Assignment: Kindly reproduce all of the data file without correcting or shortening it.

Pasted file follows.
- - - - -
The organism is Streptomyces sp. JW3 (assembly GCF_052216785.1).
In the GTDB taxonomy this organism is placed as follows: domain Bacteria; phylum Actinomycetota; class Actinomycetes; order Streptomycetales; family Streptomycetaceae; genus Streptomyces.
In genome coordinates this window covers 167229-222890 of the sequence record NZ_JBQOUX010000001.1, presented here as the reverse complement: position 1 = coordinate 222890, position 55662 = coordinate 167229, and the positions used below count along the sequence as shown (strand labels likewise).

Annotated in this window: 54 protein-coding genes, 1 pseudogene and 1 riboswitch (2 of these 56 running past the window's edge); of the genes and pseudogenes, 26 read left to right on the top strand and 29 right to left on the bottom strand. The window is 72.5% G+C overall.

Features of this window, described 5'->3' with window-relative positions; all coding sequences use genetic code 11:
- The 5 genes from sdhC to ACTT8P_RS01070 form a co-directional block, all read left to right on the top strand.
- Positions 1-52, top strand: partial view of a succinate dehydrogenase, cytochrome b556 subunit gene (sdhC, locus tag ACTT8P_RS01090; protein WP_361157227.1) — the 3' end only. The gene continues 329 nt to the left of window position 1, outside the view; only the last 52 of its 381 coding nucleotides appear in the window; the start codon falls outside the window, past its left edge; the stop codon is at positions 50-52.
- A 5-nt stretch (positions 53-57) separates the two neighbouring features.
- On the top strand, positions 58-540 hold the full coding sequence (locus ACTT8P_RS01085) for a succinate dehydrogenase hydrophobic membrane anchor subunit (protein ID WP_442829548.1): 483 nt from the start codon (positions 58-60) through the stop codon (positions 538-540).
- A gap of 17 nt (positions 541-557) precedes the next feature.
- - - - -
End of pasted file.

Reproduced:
The organism is Streptomyces sp. JW3 (assembly GCF_052216785.1).
In the GTDB taxonomy this organism is placed as follows: domain Bacteria; phylum Actinomycetota; class Actinomycetes; order Streptomycetales; family Streptomycetaceae; genus Streptomyces.
In genome coordinates this window covers 167229-222890 of the sequence record NZ_JBQOUX010000001.1, presented here as the reverse complement: position 1 = coordinate 222890, position 55662 = coordinate 167229, and the positions used below count along the sequence as shown (strand labels likewise).

Annotated in this window: 54 protein-coding genes, 1 pseudogene and 1 riboswitch (2 of these 56 running past the window's edge); of the genes and pseudogenes, 26 read left to right on the top strand and 29 right to left on the bottom strand. The window is 72.5% G+C overall.

Features of this window, described 5'->3' with window-relative positions; all coding sequences use genetic code 11:
- The 5 genes from sdhC to ACTT8P_RS01070 form a co-directional block, all read left to right on the top strand.
- Positions 1-52, top strand: partial view of a succinate dehydrogenase, cytochrome b556 subunit gene (sdhC, locus tag ACTT8P_RS01090; protein WP_361157227.1) — the 3' end only. The gene continues 329 nt to the left of window position 1, outside the view; only the last 52 of its 381 coding nucleotides appear in the window; the start codon falls outside the window, past its left edge; the stop codon is at positions 50-52.
- A 5-nt stretch (positions 53-57) separates the two neighbouring features.
- On the top strand, positions 58-540 hold the full coding sequence (locus ACTT8P_RS01085) for a succinate dehydrogenase hydrophobic membrane anchor subunit (protein ID WP_442829548.1): 483 nt from the start codon (positions 58-60) through the stop codon (positions 538-540).
- A gap of 17 nt (positions 541-557) precedes the next feature.